CHICAGO, Sept. 25 (Xinhua) -- Gold futures on the COMEX division of the New York Mercantile Exchange rose sharply Wednesday as vote looms on raising the U.S. debt ceiling, a measure needed to avoid the risk of a debt default.
The most active gold contract for December delivery rose 19.9 U. S. dollars, or 1.51 percent, to settle at 1,336.2 dollars per ounce.
U.S. Treasury Secretary Jacob Lew said Wednesday that emergency steps to keep the government from hitting the debt ceiling will run out on Oct. 17, urging Congress to raise the debt limit in a timely manner. As Congress is still in a stalemate, the likelihood of a U.S. government shutdown is increasing, luring some investors to conduct short covering.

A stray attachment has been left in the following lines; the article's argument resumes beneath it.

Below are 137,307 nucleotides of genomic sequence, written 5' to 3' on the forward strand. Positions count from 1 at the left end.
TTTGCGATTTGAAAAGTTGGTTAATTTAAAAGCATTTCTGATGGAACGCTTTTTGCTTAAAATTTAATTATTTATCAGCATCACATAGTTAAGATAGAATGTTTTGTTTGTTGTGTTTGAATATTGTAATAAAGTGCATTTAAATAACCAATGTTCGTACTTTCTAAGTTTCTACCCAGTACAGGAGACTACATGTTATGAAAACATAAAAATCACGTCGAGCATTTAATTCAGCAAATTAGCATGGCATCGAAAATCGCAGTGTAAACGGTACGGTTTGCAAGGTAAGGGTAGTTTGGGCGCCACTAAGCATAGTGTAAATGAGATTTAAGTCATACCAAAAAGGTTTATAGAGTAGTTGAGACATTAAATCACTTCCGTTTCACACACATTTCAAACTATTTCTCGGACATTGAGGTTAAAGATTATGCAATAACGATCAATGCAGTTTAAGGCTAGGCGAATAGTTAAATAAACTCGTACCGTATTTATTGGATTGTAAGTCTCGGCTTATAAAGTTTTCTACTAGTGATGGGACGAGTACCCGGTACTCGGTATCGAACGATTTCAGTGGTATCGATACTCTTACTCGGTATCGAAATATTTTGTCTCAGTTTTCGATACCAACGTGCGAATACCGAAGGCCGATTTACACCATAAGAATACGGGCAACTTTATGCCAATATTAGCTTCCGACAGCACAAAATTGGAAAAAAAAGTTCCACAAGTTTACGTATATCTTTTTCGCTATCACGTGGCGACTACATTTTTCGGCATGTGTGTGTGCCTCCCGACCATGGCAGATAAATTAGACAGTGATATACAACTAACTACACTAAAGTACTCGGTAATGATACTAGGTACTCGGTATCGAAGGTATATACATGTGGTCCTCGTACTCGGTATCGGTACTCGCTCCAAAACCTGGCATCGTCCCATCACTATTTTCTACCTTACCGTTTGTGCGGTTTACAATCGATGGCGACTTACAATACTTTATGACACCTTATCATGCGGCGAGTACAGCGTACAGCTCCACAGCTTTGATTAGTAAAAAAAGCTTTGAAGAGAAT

A weaker dollar has also contributed to the rise in gold prices. Dollar dropped against major currencies Wednesday as U.S. government data showed that new-home sales in the United States rose 7.9 percent to a seasonally adjusted annual rate of 421,000 in August, rebounding after a large drop in July.
U.S. Commerce Department also said Wednesday that orders for durable goods rose 0.1 percent in August to a seasonally adjusted 224.9 billion dollars after a revised 8.1 percent drop in July.
China will start its Golden Week holidays next week, and its import demand for gold will also take a break, market analysts said.
Silver for December delivery gained 30 cents, or 1.39 percent, to close at 21.886 dollars per ounce. Platinum for October delivery climbed 10 dollars, or 0.7 percent, to close at 1,428.8 dollars per ounce.